This house stands at the tip of a peninsula that extends two-and-a-half miles into Buzzards Bay, with incomparable views in all directions—in fact the bunker of a World War II U.S. Navy surveillance station remains buried on the site. A staggered pair of haystack gables presents a bold yet picturesque profile. The entry is framed by a single-story service wing to the east; a lighthouse-like tower anchors the composition to the west. Broad covered porches atop rustic stone walls wrap the three exposed facades.
Inside, a center hall connects the major rooms: the long broad living room, the octagonal dining room, the cubic stair hall. The kitchen, breakfast room, and family room occupy the east end of the house; to the west, the round library in the tower features a floor-to-ceiling beachstone and driftwood chimney breast under a beamed and vaulted ceiling. The tower has its own dedicated mahogany staircase—with a native fieldstone wall by local mason-artist Lew French—that connects the library to the lighthouse-lookout study above and the octagonal wine cellar below.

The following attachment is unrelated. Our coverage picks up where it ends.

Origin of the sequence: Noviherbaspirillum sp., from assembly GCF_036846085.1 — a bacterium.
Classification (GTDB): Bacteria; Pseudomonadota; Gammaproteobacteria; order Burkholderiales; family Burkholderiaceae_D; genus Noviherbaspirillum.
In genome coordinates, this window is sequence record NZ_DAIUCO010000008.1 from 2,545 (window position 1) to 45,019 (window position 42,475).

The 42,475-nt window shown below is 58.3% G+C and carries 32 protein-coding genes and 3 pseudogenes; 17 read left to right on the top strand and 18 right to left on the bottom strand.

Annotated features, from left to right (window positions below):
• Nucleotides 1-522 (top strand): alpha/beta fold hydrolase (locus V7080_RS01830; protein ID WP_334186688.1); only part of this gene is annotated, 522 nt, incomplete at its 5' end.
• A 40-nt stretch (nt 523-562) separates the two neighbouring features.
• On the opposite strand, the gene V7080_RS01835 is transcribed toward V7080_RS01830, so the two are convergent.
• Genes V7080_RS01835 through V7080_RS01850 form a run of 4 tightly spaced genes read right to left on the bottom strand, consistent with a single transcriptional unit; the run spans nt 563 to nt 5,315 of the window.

The lower level of the house is designed for entertaining, with a bowling alley, games room, and a boat bar connected to the wine cellar by a "hall of fishes." To the east the pool area is sheltered from summer's prevailing winds; a pergola and a screened porch offer shaded seating near the pool deck. On the second floor, the master suite occupies the west gable and guest bedrooms face south and east. A guest house to the east of the entry court echos the main house with a gambrel roof and covered porches.